Oregon Sunstone

This image highlights the diversity of colors to be found in Oregon sunstone.  Rough gem material from the Sunstone Butte and Double Eagle 16 mines is paired with cut stones from both mines and ring made from a green and orange sunstone.

This image highlights the diversity of colors to be found in Oregon sunstone. Rough gem material from the Sunstone Butte and Double Eagle 16 mines is paired with cut stones from both mines and ring made from a green and orange sunstone.

Overview

Oregon Sunstone is a gemstone that deserves wider recognition.  It is a type of plagioclase feldspar colored by copper. While the natural color of the feldspar is a golden yellow, the copper causes colors ranging from reds to greens and teal blues.  In addition to the coloration, larger flakes of copper can cause an aventurine effect, reflecting the light like pieces of copper-colored glitter. This effect is referred to as schiller. While plagioclase feldspar is found in other locations in the world and can occasionally have a schiller effect, only the sunstone from Oregon contains copper, making it a unique and rare gemstone. With a hardness of 6-7 and a RI that ranges from 1.56 to 1.57, it cuts beautiful stones that are durable and have excellent brilliance and flash.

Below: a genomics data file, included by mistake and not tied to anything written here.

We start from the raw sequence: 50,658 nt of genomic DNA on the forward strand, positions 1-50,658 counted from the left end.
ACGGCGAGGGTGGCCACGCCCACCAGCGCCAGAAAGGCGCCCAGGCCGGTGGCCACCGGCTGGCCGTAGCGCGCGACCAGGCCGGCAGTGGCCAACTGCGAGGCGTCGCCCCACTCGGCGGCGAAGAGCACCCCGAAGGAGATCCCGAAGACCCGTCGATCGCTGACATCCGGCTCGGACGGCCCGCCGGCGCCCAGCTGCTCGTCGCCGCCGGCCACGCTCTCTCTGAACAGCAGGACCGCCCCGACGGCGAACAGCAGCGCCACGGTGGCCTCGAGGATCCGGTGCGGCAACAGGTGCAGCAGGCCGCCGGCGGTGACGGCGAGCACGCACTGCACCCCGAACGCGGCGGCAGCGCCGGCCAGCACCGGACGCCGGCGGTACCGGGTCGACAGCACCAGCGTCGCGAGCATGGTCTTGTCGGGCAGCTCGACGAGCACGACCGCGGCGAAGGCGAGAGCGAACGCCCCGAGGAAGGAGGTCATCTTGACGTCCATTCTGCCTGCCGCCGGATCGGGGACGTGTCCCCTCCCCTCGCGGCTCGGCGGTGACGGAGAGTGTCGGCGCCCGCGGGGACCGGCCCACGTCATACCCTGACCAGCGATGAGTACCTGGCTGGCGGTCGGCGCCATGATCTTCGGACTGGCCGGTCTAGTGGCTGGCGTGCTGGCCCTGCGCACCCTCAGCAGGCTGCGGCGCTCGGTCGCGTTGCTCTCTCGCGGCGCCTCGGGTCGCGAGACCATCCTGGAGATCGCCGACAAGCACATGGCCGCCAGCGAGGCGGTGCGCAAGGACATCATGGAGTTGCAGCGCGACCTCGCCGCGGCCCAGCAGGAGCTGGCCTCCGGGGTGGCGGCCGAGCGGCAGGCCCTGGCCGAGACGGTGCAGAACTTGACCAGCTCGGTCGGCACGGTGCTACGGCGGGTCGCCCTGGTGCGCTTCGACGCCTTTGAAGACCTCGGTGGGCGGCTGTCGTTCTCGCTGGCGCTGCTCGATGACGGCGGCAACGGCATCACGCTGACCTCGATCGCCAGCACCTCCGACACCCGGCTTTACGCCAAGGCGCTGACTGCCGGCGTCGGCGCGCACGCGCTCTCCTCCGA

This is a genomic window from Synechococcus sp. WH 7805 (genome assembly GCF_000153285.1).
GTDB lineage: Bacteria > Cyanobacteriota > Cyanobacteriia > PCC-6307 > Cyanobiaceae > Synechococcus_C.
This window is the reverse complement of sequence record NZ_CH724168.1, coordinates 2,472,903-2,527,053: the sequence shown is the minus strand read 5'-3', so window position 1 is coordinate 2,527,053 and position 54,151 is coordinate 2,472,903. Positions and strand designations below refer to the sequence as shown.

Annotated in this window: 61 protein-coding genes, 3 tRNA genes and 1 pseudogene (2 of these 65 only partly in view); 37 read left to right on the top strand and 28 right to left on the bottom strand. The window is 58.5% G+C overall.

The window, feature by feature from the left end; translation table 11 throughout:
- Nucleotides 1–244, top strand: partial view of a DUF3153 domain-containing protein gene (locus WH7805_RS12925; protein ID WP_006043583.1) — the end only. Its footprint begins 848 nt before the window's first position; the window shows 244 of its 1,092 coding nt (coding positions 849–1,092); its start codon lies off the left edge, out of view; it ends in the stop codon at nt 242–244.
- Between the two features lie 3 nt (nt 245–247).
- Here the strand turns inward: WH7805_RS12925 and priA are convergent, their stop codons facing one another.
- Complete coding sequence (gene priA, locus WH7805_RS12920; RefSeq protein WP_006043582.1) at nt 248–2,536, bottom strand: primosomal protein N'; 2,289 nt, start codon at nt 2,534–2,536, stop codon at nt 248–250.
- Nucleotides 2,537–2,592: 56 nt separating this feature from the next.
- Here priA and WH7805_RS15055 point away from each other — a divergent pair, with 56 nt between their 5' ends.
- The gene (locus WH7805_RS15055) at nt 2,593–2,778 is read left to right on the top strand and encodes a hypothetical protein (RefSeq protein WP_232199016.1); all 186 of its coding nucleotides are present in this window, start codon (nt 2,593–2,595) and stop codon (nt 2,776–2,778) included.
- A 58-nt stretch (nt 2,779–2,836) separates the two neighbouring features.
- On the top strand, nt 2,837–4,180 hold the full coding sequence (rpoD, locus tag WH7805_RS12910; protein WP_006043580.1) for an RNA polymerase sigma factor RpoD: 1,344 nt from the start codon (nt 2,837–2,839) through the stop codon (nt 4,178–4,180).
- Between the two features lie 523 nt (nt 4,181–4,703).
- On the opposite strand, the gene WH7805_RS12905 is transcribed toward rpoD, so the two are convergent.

Named Species/Varieties

There are no named varieties or species of Oregon Sunstone.

Where is it found

Oregon Sunstone is limited to its namesake–the state of Oregon in the United States. To date it has only been found in two small areas of Oregon, one near Plush in Lake County and the other in nearby Harney County. Both are found in ancient lava flaws.

Treatments

Oregon Sunstone is all-natural and no treatments have been reported.  However, in the 2000’s there was a flood of “red sunstone” in the market that turned out to be artificially created by diffusing yellow to colorless andesine feldspar with copper to mimic the beautiful yet rare natural reds.  After extensive testing, it was determined that this material was all manmade.  While this is not a problem in and of itself, unfortunately it was not disclosed, and the material was being sold as natural.

Use in jewelry

Oregon sunstone is slowly gaining in popularity.  It is well-suited to use in jewelry due to its hardness–at 6-7 on the Mohs scale, its similar to Tourmaline and Beryl.  It can often be found in fairly large sizes, and is still very reasonably priced, although the finest reds and teals can become quite expensive due to their rarity.

Buy Oregon Sunstone

You can look at my current inventory of loose gemstones online here: http://www.earthstreasury.com/product-category/gemstones/oregon-sunstone/

External Links

Here’s a link to a number of articles and media resources about Oregon Sunstone on the GIA website:

http://www.gia.edu/search?q=oregon+and+sunstone